Box 4 – Correspondence Between Samuel Lyle and Florella Brown Adair and Various Relatives on Both Sides of Their Family, 1831-1921 (continued from Box 3).

Folder 1 – Martha Lucretia Brown Davis, Florella’s sister; correspondence from, 1855-1892. 39 letters (1855-3; 1856-2; 1857-5; 1858-2; 1859-3; 1860-2; 1862-1; 1864-1; 1866-4; 1867-2; 1869-1; 1870-1; 1872-1; 1874-1; 1879-1; 1882/83-1; 1889-3; 1890/91-3; 1891/92-2). From 1855 to the mid 1860’s the letters are primarily from Grafton, in Lorain County, Ohio; two letters are from Petersburg, Michigan, where Martha visits from time to time; two in 1866 are from Elsie, Clinton County, Michigan, but thereafter they are from St. John’s, Michigan. Much of Martha’s correspondence is not clearly dated.

Folder 2 – Sarah Adair Dick, Samuel’s sister; husband Campbell Graham Dick; and son Thomas H. Dick; correspondence from, 1833-1875. 8 letters (1833-2; 1857-1; 1859-1; 1861-1; 1872-1; 1874-1; 1875-1). In 1833 Sarah is in Greenfield, Ohio; but by 1857 she has moved to Marshall in Highland County, Ohio, and is still there in 1875.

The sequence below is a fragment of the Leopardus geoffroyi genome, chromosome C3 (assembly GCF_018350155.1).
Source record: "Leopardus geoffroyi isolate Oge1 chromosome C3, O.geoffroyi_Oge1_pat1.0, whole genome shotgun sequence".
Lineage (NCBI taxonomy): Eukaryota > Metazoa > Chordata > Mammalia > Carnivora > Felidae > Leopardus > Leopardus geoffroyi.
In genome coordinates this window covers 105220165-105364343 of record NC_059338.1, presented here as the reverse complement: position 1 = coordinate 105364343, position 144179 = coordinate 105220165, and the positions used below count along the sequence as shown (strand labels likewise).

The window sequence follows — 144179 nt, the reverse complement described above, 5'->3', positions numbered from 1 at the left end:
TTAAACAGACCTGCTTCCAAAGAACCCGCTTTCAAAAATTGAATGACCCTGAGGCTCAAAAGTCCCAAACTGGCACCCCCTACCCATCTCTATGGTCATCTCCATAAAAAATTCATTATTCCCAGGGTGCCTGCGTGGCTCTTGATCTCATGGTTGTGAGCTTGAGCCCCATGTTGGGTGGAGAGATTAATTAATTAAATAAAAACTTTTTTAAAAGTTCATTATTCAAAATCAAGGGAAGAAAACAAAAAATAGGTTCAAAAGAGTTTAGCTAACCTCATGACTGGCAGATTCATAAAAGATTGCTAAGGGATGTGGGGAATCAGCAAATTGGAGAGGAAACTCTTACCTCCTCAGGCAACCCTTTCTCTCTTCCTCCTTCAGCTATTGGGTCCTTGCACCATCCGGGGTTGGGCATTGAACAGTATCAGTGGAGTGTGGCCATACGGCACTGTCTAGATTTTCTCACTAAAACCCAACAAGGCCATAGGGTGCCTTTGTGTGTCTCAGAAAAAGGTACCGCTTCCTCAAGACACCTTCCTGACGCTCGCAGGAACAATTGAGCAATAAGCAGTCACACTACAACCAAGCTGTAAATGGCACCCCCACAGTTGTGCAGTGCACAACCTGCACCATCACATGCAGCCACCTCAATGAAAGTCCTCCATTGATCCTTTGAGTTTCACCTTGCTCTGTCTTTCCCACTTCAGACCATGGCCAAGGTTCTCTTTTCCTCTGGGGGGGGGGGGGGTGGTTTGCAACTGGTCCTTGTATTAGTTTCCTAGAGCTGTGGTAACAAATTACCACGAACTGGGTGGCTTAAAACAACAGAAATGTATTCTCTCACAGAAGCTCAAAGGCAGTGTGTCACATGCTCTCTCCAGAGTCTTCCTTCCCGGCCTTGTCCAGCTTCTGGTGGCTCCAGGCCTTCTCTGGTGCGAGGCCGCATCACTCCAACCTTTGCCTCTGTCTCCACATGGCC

Folder 3 – Martha Ramsey Garrison, Samuel’s aunt; also from husband Gamaliel and daughter-in-law Rachel Foresman Garrison Dehart, correspondence from, 1837-1884. 40 letters (1837-1; 1853-1; 1856-3; 1857-7; 1858-7; 1859-2- 1860-6; 1861-3; 1863-2; 1864-2; 1866-2; 1880-1; 1882-1; 1884-1). Correspondents also include Lavena, James, Eliza Jane & David Garrison, Samuel’s cousins; Rachel Foresman Garrison, David’s wife, whose farm Samuel attended to after she moved away from Osawatomie following her husband’s murder; and Rachel Van Meter, a cousin of Samuel’s. Most of the letters are from Yellow Springs, Ohio, but a few of Rachel Garrison’s are from Xenia, Ohio.

Folder 4 – Sally Marian Brown Hand, Florella’s sister; son Addison K. Hand; daughters Nellie Hand Fisher and Marian Celia Hand. Correspondence from 1843-1892. 67 letters (1843-1; 1844-1; 1856-7; 1857-3; 1858-3; 1859-1; 1860-4- 1861-2; 1862-4; 1863-2; 1864-4; 1865-2; 1866-5; 1867-3; 1868-4; 1870-1; 1874-1; 1880-1; 1882-1; 1883-1; 1884-1; 1887-3; 1888-2; 1889-3; 1890-2; 1891-2; 1892-2; one undated).